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New Orleans Pelicans have started the 2017-18 season with their heads above water

A 6-6 record is right in line with most expectations, yet there’s a chance better things could be ahead despite a more fearsome upcoming schedule.

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NBA: New Orleans Pelicans at Miami Heat Steve Mitchell-USA TODAY Sports

The New Orleans Pelicans are off to a 6-6 start this season, which as one would expect, puts them smack dab in the middle of the NBA standings and a number of key statistics. But before lamenting about the fact a .500 record screams average, realize the start to this season represents a vast departure from the previous years witnessed under Head Coach Alvin Gentry.

In 2015-16, New Orleans was able to muster just a lone victory in their first twelve games, and last season, the Anthony Davis-led roster began 2-10. Six wins against six losses should suddenly seem like a big step forward, especially after considering eight of the completed games on the schedule have come on the road.

It’s obviously early, but let’s have a look at the Western Conference standings.

Honestly, there’s only one glaring surprise here — the Oklahoma City Thunder. After many had predicted the combination of Russell Westbrook, Paul George and Carmelo Anthony to finish second in the West behind the Warriors, the Thunder are off to an uninspiring 4-7 start. Personally, I think they’ll be fine in the long run because this isn’t the first time three high usage players have struggled to meet expectations at the outset. Right, LeBron James, Dwyane Wade and Chris Bosh?

Anyways, getting back to the Pelicans, the first twelve games failed to give onlookers a useful read on what to expect going forward. The team beat up on the bad squads — as any good team should, yet they managed to score only one victory (Cavaliers) in six tries against the top 16 of the NBA Sagarin ratings.

There’s sizable risk of New Orleans being just an average team, that they are what a lot of the early season indicators seem to echo. However, there is something significant to cling on to that gives rise to the hope they may be capable of achieving greater things in the future.

The Pelicans starting group of Jrue Holiday, E’Twaun Moore, Dante Cunningham, DeMarcus Cousins and Anthony Davis has been one of the league’s most effective lineups. Among five-man units who have appeared in 100 minutes or more, New Orleans starters rank sixth.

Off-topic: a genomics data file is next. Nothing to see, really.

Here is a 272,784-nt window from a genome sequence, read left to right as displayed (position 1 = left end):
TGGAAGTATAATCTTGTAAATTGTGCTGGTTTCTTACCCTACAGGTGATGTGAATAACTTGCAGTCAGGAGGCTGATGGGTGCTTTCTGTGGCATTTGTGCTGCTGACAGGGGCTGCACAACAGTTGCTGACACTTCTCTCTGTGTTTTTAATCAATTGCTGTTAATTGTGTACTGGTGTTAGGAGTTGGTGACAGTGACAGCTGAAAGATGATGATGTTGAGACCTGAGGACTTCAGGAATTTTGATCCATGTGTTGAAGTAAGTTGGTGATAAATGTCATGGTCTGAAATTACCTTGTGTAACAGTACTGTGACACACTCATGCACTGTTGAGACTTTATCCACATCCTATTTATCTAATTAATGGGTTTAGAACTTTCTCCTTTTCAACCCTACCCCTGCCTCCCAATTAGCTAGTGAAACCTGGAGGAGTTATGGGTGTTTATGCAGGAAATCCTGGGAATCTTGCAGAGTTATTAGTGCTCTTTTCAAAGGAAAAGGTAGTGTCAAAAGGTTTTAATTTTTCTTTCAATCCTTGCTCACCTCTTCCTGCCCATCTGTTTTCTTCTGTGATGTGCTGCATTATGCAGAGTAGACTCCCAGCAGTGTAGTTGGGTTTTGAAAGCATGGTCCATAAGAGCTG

NBA Stats

This is particularly impressive because Holiday, Moore and Cunningham have been rather pedestrian in far too many games and the same can be said of the bench. For whatever the reason(s), the players around Davis and Cousins have struggled to provide consistent production. Thankfully, the supporting cast has shown signs of life in recent games, but there is something more tangible worth mentioning — reinforcements are on the horizon.

Dynamite, All-NBA talents rarely have trouble posting typical numbers in nearly all circumstances, but the same cannot be said of role players. Their jobs are to notice and fill in certain gaps. And when injury strikes, it’s akin to throwing a monkey wrench into well-intended plans.

When Solomon Hill, Rajon Rondo, Alexis Ajinca, Frank Jackson and Omer Asik couldn’t be counted on to start the regular season, consider the chain reaction.

  • Holiday, who was penciled in to be the team’s starting SG, had to move back to point, a position that was already thin before injuries struck.
  • E’Twaun Moore’s presence was needed in the starting lineup to make up for Holiday’s transition.
  • Dante Cunningham was forced into not only a starting but much larger role, as Darius Miller started slowly and Tony Allen needed time to improve his conditioning.
  • With Cunningham required to spend a large amount of time at SF, Cheick Diallo was thrust into the third backup big role.

The domino effect was real so it’s not a complete mystery as to why so many of the Pelicans role players struggled out of the gates. Fortunately though, improvements have been noticeable of late, so an increase in comfort levels may be at work, but even better, the team’s floor general is expected to return in about a week.

That’s perfect timing because New Orleans is staring at a lot of tough Western Conference matchups on the schedule in the next thirty days. Anthony Davis and DeMarcus Cousins have often carried the Pelicans with MVP-like performances, but as we’ve witnessed in a lot of the close losses to good teams, they’re going to need a little more consistency on a regular basis from the rest of the bunch — which is entirely conceivable once Rajon Rondo returns to action.